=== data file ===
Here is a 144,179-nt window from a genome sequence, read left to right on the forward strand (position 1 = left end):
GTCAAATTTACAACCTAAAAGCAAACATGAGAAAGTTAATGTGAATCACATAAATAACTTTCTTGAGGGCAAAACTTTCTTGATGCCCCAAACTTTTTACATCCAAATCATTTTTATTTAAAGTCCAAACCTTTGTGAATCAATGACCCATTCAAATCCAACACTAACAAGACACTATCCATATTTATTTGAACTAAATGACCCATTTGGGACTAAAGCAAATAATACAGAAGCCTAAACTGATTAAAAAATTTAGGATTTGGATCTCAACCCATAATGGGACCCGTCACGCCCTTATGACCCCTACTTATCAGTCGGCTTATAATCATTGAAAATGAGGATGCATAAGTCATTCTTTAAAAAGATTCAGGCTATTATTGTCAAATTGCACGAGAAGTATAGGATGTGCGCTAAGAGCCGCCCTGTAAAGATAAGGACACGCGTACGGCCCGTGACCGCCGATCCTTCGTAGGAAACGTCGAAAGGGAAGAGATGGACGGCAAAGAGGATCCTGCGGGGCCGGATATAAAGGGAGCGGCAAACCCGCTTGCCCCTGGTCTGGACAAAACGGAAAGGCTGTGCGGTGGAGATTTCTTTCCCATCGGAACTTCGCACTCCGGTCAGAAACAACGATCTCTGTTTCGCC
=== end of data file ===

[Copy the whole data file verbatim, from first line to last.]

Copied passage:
Here is a 144,179-nt window from a genome sequence, read left to right on the forward strand (position 1 = left end):
GTCAAATTTACAACCTAAAAGCAAACATGAGAAAGTTAATGTGAATCACATAAATAACTTTCTTGAGGGCAAAACTTTCTTGATGCCCCAAACTTTTTACATCCAAATCATTTTTATTTAAAGTCCAAACCTTTGTGAATCAATGACCCATTCAAATCCAACACTAACAAGACACTATCCATATTTATTTGAACTAAATGACCCATTTGGGACTAAAGCAAATAATACAGAAGCCTAAACTGATTAAAAAATTTAGGATTTGGATCTCAACCCATAATGGGACCCGTCACGCCCTTATGACCCCTACTTATCAGTCGGCTTATAATCATTGAAAATGAGGATGCATAAGTCATTCTTTAAAAAGATTCAGGCTATTATTGTCAAATTGCACGAGAAGTATAGGATGTGCGCTAAGAGCCGCCCTGTAAAGATAAGGACACGCGTACGGCCCGTGACCGCCGATCCTTCGTAGGAAACGTCGAAAGGGAAGAGATGGACGGCAAAGAGGATCCTGCGGGGCCGGATATAAAGGGAGCGGCAAACCCGCTTGCCCCTGGTCTGGACAAAACGGAAAGGCTGTGCGGTGGAGATTTCTTTCCCATCGGAACTTCGCACTCCGGTCAGAAACAACGATCTCTGTTTCGCC